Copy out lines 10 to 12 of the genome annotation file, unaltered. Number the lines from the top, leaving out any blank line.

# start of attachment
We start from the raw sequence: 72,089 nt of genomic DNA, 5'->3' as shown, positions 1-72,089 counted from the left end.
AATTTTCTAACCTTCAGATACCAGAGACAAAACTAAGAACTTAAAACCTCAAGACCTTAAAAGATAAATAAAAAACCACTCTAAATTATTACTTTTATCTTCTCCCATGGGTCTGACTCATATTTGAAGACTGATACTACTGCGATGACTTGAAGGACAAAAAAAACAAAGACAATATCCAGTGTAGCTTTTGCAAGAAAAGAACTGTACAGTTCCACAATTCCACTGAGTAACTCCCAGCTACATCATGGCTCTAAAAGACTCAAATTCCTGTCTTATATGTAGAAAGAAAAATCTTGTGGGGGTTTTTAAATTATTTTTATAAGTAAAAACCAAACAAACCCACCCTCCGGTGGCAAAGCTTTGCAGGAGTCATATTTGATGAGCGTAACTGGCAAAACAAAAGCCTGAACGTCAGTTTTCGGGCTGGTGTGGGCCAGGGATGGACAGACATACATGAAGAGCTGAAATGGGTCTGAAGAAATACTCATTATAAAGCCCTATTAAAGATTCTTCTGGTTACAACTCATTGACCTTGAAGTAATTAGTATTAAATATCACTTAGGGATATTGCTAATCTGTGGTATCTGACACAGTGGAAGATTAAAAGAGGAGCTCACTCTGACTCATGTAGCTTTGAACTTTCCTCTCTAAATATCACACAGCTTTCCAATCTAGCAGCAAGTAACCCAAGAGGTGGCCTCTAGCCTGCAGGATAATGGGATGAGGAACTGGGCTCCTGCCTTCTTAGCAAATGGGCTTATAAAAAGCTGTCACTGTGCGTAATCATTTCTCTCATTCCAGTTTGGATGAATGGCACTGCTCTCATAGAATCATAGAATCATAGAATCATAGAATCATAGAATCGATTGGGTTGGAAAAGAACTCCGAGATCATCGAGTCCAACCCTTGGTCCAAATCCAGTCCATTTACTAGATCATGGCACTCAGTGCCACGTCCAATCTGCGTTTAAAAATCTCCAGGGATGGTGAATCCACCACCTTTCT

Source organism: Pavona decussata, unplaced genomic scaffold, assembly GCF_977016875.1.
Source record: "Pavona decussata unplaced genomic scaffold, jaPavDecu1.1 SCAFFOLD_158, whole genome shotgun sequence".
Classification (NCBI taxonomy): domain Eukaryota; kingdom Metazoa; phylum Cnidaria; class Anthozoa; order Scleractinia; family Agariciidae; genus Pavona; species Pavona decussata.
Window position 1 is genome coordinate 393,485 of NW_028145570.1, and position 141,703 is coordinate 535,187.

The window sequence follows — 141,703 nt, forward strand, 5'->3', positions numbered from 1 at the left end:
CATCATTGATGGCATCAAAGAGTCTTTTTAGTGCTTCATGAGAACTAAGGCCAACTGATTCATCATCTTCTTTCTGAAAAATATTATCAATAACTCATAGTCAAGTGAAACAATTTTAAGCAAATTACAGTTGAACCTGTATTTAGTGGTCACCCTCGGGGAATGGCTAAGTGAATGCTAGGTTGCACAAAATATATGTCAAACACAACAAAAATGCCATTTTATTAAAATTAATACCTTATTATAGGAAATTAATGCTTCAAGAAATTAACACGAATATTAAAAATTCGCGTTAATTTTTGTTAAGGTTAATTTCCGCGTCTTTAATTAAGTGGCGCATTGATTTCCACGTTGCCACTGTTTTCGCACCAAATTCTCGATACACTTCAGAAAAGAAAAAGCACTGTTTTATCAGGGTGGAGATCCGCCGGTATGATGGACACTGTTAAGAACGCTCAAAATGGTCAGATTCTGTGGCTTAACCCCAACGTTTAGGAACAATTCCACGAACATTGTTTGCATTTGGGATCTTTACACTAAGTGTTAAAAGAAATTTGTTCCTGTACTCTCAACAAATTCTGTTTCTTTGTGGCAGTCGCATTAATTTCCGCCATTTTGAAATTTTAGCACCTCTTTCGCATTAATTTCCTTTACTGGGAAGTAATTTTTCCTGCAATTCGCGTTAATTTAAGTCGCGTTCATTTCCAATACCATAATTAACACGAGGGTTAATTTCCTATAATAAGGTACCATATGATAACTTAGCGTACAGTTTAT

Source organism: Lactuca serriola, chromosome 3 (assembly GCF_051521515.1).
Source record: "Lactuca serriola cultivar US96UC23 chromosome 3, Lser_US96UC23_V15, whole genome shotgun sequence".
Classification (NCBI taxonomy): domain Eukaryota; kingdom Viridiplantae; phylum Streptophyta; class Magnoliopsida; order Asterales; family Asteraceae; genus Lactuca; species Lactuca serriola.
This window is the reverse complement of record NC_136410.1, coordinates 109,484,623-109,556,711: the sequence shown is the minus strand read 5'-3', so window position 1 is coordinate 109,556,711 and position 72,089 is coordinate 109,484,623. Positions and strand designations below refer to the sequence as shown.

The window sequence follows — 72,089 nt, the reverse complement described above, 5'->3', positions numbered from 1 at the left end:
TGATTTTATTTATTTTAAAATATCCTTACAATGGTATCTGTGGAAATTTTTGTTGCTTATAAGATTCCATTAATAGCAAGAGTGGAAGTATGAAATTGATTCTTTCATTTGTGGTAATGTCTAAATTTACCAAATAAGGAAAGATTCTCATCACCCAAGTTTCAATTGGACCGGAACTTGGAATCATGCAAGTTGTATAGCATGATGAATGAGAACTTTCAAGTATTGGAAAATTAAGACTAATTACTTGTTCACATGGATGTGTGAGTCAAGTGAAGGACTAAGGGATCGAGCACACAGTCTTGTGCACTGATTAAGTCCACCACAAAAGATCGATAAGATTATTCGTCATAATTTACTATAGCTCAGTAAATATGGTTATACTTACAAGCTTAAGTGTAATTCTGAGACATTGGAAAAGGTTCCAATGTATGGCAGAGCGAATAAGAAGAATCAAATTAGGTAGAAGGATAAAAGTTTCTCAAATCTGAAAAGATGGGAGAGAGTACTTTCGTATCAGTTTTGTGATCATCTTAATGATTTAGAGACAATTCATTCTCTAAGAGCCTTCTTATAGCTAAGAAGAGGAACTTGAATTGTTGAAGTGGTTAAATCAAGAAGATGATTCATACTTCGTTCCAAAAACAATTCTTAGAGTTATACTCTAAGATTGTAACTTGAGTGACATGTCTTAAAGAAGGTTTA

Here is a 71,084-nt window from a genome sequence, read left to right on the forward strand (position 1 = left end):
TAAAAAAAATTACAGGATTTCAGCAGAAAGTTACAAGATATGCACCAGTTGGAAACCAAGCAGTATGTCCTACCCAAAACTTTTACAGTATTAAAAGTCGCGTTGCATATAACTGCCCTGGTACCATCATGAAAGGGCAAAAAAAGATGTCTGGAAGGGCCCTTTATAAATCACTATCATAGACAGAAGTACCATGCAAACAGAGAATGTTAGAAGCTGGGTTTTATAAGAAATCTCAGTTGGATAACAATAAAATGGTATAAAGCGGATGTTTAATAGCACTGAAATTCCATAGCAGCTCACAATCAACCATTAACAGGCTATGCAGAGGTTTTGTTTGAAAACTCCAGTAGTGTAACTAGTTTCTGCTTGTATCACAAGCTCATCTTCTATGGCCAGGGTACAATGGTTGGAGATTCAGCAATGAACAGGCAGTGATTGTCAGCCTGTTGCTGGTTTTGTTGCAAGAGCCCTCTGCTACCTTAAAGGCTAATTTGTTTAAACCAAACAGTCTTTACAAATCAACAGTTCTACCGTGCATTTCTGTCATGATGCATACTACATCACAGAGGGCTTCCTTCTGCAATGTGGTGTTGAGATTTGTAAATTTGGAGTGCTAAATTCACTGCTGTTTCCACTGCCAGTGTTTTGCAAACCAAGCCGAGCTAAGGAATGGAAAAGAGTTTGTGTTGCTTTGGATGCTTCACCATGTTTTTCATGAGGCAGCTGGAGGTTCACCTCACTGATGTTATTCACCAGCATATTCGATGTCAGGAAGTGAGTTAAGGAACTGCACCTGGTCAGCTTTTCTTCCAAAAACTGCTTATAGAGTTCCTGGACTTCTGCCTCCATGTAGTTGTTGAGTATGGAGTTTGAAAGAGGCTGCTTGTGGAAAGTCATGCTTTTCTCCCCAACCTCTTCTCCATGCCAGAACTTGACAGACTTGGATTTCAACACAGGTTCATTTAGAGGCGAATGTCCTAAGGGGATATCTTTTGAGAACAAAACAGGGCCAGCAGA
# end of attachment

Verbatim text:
Source record: "Lactuca serriola cultivar US96UC23 chromosome 3, Lser_US96UC23_V15, whole genome shotgun sequence".
Classification (NCBI taxonomy): domain Eukaryota; kingdom Viridiplantae; phylum Streptophyta; class Magnoliopsida; order Asterales; family Asteraceae; genus Lactuca; species Lactuca serriola.
This window is the reverse complement of record NC_136410.1, coordinates 109,484,623-109,556,711: the sequence shown is the minus strand read 5'-3', so window position 1 is coordinate 109,556,711 and position 72,089 is coordinate 109,484,623. Positions and strand designations below refer to the sequence as shown.